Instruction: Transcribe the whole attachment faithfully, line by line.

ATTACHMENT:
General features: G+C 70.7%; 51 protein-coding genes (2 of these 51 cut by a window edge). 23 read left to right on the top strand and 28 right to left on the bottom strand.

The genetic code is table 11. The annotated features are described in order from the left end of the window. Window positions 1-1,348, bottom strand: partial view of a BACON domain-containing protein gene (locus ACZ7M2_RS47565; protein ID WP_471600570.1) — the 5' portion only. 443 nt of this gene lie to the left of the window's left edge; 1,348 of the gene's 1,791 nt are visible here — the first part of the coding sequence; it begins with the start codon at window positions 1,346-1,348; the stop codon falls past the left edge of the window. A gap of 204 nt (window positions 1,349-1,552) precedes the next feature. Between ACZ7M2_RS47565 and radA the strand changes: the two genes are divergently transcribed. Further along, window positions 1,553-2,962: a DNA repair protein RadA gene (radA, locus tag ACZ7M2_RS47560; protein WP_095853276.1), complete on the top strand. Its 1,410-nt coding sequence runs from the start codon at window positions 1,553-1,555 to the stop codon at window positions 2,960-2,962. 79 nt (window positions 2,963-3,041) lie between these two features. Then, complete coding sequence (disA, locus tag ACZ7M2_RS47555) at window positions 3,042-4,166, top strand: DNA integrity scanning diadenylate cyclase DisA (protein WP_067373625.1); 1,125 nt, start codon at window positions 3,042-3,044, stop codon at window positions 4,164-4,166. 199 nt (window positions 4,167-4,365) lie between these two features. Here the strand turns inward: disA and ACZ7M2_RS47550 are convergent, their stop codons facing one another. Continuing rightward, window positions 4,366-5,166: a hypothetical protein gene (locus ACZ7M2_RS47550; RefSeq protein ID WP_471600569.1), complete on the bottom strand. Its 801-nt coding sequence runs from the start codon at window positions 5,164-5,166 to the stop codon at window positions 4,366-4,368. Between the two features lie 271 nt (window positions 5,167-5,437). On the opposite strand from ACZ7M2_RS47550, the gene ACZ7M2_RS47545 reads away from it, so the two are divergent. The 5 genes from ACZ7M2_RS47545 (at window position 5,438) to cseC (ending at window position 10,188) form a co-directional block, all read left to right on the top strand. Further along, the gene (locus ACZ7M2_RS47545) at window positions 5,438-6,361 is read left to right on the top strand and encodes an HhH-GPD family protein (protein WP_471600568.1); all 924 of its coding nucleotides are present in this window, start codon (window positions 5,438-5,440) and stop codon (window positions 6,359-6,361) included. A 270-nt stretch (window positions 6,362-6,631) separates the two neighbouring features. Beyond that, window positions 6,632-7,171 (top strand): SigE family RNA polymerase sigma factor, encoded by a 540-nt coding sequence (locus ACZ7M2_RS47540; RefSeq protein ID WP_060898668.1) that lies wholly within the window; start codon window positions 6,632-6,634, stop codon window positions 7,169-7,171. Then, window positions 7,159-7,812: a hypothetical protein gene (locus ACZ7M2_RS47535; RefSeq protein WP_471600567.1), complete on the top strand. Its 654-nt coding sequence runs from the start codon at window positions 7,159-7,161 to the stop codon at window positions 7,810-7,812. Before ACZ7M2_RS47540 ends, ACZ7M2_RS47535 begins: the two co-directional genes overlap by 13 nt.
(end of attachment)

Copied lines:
General features: G+C 70.7%; 51 protein-coding genes (2 of these 51 cut by a window edge). 23 read left to right on the top strand and 28 right to left on the bottom strand.

The genetic code is table 11. The annotated features are described in order from the left end of the window. Window positions 1-1,348, bottom strand: partial view of a BACON domain-containing protein gene (locus ACZ7M2_RS47565; protein ID WP_471600570.1) — the 5' portion only. 443 nt of this gene lie to the left of the window's left edge; 1,348 of the gene's 1,791 nt are visible here — the first part of the coding sequence; it begins with the start codon at window positions 1,346-1,348; the stop codon falls past the left edge of the window. A gap of 204 nt (window positions 1,349-1,552) precedes the next feature. Between ACZ7M2_RS47565 and radA the strand changes: the two genes are divergently transcribed. Further along, window positions 1,553-2,962: a DNA repair protein RadA gene (radA, locus tag ACZ7M2_RS47560; protein WP_095853276.1), complete on the top strand. Its 1,410-nt coding sequence runs from the start codon at window positions 1,553-1,555 to the stop codon at window positions 2,960-2,962. 79 nt (window positions 2,963-3,041) lie between these two features. Then, complete coding sequence (disA, locus tag ACZ7M2_RS47555) at window positions 3,042-4,166, top strand: DNA integrity scanning diadenylate cyclase DisA (protein WP_067373625.1); 1,125 nt, start codon at window positions 3,042-3,044, stop codon at window positions 4,164-4,166. 199 nt (window positions 4,167-4,365) lie between these two features. Here the strand turns inward: disA and ACZ7M2_RS47550 are convergent, their stop codons facing one another. Continuing rightward, window positions 4,366-5,166: a hypothetical protein gene (locus ACZ7M2_RS47550; RefSeq protein ID WP_471600569.1), complete on the bottom strand. Its 801-nt coding sequence runs from the start codon at window positions 5,164-5,166 to the stop codon at window positions 4,366-4,368. Between the two features lie 271 nt (window positions 5,167-5,437). On the opposite strand from ACZ7M2_RS47550, the gene ACZ7M2_RS47545 reads away from it, so the two are divergent. The 5 genes from ACZ7M2_RS47545 (at window position 5,438) to cseC (ending at window position 10,188) form a co-directional block, all read left to right on the top strand. Further along, the gene (locus ACZ7M2_RS47545) at window positions 5,438-6,361 is read left to right on the top strand and encodes an HhH-GPD family protein (protein WP_471600568.1); all 924 of its coding nucleotides are present in this window, start codon (window positions 5,438-5,440) and stop codon (window positions 6,359-6,361) included. A 270-nt stretch (window positions 6,362-6,631) separates the two neighbouring features. Beyond that, window positions 6,632-7,171 (top strand): SigE family RNA polymerase sigma factor, encoded by a 540-nt coding sequence (locus ACZ7M2_RS47540; RefSeq protein ID WP_060898668.1) that lies wholly within the window; start codon window positions 6,632-6,634, stop codon window positions 7,169-7,171. Then, window positions 7,159-7,812: a hypothetical protein gene (locus ACZ7M2_RS47535; RefSeq protein WP_471600567.1), complete on the top strand. Its 654-nt coding sequence runs from the start codon at window positions 7,159-7,161 to the stop codon at window positions 7,810-7,812. Before ACZ7M2_RS47540 ends, ACZ7M2_RS47535 begins: the two co-directional genes overlap by 13 nt.